Detection of formaldehyde in water: a shape-effect on the plasmonic sensing properties of the gold nanoparticles.

Nengsih S, Umar AA, Salleh MM, Oyama M - Sensors (Basel) (2012)

Dynamic response of GNR under variation of FD concentrations measured at the plasmonic peak, namely 552 nm.
© Copyright Policy
Related In: Results  -  Collection

License
Show All Figures
getmorefigures.php?uid=PMC3472829&req=5

f9-sensors-12-10309: Dynamic response of GNR under variation of FD concentrations measured at the plasmonic peak, namely 552 nm.
Mentions: Figure 9 shows the responses of the GNR under various concentration of FD that were measured at both plasmonic peaks. As can be seen from the figure, generally the GNR shows good response characteristics as measured at the two plasmonic peaks, in particular at the LSPR mode, by showing a linear decrease in the absorbance with the increasing FD concentration. The response can be very well-returned to the original position when the FD were removed from the sensor chamber. However, when measured at the TSPR mode, judging from the absorbance change, the GNR shows a lower sensitivity if compared to the measurement performed at the LSPR mode as the presence of small changes in the absorption when the FD concentration was increased in the chamber. It was also found that, in this TSPR mode, the GNR response exhibits an intense fluctuation when high FD concentrations are used. Actually, this phenomenon is quite abnormal since the gold nanostructure is very sensitive to the change in the refractive index of the medium as demonstrated in Figure 6 for the case of GNS. This could be probably due to the effect of strong plasmonic coupling between the GNR as the result of closely packed-structure on the surface. This probably decreases the sensitivity as well as the stability of the responses to the variation of FD concentration in the surrounding medium. Thus, the response fluctuates. Despite the fact the present results for GNR indicate a relatively low stability and performance if related to the unique morphology of the gold nanostructures, we hypothesize that if the GNR can be prepared on the surface with ordered-arrangement, the plasmonic detection should be enhanced. Therefore, the effort to prepare the GNR with ordered-arrangement on the surface is being pursued.

Bottom Line: In typical results, it was found that the plasmonic properties of gold nanostructures were very sensitive to the presence of formaldehyde in their surrounding medium by showing the change in both the plasmonic peaks position and the intensity.However, in the present study, effective plasmonic peak shift was not observed due to the intense plasmonic coupling of closely packed nanorod structures on the surface.Nevertheless, the present results at least provide a potential strategy for response enhancement via shape-effects.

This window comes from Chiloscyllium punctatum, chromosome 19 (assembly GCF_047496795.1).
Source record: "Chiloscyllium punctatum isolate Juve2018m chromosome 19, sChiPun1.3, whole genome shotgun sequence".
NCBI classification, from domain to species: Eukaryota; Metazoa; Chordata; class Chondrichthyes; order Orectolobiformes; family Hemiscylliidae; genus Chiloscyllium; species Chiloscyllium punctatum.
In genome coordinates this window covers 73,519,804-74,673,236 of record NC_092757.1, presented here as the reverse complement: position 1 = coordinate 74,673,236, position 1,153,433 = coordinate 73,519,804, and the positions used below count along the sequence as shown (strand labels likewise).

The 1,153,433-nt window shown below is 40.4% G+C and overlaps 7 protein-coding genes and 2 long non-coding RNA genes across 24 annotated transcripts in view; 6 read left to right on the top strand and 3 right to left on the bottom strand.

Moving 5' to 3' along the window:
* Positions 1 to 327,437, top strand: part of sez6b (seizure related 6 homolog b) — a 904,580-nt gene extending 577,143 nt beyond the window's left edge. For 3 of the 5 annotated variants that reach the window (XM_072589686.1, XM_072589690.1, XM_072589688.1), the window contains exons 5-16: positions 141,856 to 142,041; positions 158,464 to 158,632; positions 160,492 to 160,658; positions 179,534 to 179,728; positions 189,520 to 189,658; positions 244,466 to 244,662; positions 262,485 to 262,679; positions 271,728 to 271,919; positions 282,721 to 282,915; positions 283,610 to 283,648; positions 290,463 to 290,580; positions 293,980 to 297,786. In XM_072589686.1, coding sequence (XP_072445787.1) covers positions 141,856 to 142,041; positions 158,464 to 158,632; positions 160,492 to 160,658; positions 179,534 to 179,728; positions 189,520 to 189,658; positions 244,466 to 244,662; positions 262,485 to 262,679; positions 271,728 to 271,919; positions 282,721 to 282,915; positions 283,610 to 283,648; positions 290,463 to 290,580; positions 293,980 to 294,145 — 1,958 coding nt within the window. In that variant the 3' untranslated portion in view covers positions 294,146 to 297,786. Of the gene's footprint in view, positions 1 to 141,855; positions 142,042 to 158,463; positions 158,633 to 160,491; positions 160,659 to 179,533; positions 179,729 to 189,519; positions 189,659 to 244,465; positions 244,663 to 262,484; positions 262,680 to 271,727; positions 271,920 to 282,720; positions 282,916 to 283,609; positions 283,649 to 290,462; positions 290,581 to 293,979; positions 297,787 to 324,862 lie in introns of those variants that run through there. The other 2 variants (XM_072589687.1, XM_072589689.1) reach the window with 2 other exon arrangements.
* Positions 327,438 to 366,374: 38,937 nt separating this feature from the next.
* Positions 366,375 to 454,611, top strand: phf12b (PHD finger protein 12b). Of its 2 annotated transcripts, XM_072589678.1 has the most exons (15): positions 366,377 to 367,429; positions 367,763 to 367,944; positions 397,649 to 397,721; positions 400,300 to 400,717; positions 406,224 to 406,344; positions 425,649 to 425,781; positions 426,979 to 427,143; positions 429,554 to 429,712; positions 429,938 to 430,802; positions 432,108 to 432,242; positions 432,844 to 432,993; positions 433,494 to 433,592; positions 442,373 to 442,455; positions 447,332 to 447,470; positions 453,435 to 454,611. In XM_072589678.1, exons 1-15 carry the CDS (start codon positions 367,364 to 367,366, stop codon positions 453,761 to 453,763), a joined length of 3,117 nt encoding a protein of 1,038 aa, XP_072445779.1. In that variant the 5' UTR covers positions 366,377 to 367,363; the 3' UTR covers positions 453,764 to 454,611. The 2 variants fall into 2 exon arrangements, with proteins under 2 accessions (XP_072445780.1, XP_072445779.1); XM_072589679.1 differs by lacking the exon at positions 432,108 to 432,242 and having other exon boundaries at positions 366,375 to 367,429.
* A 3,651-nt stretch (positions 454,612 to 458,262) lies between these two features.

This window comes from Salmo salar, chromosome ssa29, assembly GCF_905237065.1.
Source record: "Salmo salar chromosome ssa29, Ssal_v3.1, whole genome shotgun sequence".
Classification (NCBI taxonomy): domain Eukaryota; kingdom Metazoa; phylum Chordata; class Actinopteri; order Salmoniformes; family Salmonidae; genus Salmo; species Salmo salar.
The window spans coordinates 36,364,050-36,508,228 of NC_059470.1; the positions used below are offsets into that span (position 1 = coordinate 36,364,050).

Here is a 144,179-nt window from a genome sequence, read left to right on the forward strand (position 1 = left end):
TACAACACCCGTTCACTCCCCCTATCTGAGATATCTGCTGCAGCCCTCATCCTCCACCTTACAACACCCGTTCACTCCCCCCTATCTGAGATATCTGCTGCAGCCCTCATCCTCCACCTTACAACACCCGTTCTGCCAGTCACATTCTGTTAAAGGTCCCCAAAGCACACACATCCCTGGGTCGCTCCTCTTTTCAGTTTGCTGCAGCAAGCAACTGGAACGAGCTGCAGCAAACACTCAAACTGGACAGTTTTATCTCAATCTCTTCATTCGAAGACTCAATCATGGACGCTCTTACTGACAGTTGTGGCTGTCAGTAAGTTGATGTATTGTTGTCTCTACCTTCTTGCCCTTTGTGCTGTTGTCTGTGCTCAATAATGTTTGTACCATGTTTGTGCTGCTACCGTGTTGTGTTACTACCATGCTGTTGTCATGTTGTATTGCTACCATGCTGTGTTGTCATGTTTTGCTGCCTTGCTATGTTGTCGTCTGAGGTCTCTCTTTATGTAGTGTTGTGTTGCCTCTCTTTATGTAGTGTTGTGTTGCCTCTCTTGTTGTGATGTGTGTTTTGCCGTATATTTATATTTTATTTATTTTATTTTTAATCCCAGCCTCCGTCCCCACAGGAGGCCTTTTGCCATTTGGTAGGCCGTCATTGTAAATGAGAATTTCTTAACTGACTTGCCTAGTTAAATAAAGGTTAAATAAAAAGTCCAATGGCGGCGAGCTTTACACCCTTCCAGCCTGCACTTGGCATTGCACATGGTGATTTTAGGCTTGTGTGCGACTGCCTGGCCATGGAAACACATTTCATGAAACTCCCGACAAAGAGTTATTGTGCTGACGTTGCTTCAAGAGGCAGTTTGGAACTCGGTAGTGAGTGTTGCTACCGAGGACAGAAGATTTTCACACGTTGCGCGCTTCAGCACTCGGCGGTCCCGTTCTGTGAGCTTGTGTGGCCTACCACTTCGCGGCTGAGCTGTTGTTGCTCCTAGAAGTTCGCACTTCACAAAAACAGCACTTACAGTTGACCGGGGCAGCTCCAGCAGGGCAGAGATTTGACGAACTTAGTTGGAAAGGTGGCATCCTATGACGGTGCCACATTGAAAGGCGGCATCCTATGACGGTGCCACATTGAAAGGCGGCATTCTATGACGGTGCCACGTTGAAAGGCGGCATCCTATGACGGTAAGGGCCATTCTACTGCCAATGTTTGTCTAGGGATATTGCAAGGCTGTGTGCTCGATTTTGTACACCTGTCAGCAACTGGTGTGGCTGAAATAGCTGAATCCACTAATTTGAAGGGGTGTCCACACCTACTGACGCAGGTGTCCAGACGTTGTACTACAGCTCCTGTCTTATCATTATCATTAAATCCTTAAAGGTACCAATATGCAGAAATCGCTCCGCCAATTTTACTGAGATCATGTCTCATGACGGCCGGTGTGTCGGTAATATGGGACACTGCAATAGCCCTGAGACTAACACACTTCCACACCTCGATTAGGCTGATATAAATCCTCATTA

View Article: PubMed Central - PubMed

Affiliation: Institute of Microengineering and Nanoelectronic (IMEN), Universiti Kebangsaan Malaysia, UKM Bangi 43600, Selangor, Malaysia. sri_nengsih85@yahoo.com

ABSTRACT
The effect of morphology on the plasmonic sensing of the presence of formaldehyde in water by gold nanostructures has been investigated. The gold nanostructures with two different morphologies, namely spherical and rod, were prepared using a seed-mediated method. In typical results, it was found that the plasmonic properties of gold nanostructures were very sensitive to the presence of formaldehyde in their surrounding medium by showing the change in both the plasmonic peaks position and the intensity. Spherical nanoparticles (GNS), for example, indicated an increase in the sensitivity when the size was increased from 25 to 35 nm and dramatically decreased when the size was further increased. An m value, the ratio between plasmonic peak shift and refractive index change, as high as 36.5 nm/RIU (refractive index unit) was obtained so far. An expanded sensing mode to FD was obtained when gold nanostructures with nanorods morphology (GNR) were used because of the presence of two plasmonic modes for response probing. However, in the present study, effective plasmonic peak shift was not observed due to the intense plasmonic coupling of closely packed nanorod structures on the surface. Nevertheless, the present results at least provide a potential strategy for response enhancement via shape-effects. High performance plasmonic sensors could be obtained if controlled arrays of nanorods can be prepared on the surface.

Show MeSH